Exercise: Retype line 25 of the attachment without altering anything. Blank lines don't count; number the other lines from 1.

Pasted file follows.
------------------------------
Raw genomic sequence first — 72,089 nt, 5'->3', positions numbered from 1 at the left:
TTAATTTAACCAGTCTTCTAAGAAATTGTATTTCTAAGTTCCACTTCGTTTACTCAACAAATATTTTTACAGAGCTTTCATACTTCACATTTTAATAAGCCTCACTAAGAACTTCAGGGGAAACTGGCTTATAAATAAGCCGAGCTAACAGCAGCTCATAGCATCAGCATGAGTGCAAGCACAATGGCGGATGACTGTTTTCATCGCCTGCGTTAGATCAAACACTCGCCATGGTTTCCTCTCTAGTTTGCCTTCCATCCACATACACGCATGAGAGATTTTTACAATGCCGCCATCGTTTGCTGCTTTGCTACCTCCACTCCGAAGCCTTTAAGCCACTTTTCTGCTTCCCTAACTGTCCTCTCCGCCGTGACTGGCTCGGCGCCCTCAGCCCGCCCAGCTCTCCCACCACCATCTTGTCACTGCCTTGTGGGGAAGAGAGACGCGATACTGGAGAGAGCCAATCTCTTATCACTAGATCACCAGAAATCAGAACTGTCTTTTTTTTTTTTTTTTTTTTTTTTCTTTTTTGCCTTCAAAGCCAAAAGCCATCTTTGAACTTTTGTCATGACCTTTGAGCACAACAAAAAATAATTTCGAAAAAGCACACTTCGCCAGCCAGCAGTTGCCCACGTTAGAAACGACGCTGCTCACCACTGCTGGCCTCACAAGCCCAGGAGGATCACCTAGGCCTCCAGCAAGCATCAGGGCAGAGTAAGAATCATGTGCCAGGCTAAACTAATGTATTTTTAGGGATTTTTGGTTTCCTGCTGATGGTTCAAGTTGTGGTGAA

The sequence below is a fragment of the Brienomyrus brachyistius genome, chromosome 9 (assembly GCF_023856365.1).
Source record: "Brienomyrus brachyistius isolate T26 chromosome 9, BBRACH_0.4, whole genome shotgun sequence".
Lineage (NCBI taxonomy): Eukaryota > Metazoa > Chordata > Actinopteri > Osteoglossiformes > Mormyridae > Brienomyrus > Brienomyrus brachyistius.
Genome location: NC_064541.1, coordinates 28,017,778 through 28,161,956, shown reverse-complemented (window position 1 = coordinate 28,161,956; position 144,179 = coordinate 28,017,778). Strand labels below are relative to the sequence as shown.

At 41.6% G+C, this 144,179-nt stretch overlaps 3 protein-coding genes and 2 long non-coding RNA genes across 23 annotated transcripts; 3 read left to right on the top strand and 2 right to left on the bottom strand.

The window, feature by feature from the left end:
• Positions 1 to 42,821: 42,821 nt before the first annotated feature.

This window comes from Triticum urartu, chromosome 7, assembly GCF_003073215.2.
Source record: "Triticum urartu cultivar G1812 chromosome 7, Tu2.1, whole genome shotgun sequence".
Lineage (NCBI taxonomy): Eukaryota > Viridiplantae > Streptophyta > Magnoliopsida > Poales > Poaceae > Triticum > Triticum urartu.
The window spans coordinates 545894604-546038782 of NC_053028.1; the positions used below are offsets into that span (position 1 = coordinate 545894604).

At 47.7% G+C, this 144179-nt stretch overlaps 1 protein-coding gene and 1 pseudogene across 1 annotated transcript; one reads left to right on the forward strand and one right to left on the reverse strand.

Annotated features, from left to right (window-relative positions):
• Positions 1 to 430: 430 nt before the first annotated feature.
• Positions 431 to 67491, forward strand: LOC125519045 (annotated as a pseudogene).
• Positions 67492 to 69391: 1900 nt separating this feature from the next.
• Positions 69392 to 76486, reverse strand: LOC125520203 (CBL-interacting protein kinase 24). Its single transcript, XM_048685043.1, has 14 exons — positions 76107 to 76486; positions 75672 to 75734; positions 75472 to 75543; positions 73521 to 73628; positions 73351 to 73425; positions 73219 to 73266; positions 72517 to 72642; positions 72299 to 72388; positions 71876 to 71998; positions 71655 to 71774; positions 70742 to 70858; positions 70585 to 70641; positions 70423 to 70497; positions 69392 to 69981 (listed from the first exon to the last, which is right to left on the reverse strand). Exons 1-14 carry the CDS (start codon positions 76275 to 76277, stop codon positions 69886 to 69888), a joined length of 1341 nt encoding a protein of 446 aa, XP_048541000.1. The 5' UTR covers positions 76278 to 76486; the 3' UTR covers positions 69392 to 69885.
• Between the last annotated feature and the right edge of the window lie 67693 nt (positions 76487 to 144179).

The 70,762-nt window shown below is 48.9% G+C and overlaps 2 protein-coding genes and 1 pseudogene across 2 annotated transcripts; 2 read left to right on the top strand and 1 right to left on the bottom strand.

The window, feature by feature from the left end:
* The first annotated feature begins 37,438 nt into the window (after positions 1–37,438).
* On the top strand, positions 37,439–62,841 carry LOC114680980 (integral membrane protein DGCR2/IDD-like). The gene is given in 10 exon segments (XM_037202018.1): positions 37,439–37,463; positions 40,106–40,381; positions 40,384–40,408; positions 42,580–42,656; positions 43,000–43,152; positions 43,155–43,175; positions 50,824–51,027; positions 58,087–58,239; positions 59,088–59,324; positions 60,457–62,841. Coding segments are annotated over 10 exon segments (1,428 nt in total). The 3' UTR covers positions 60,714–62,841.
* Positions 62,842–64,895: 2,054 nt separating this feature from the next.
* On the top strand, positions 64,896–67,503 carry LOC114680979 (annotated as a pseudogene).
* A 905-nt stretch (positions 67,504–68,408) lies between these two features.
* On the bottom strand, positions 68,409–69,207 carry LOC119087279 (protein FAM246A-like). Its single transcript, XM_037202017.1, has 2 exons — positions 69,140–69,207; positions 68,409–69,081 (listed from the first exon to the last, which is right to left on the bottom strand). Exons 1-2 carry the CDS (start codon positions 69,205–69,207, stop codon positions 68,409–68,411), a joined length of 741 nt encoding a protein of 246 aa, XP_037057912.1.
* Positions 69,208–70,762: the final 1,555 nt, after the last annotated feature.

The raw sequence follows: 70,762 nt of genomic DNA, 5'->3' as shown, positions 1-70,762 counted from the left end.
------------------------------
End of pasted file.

* Positions 62,842–64,895: 2,054 nt separating this feature from the next.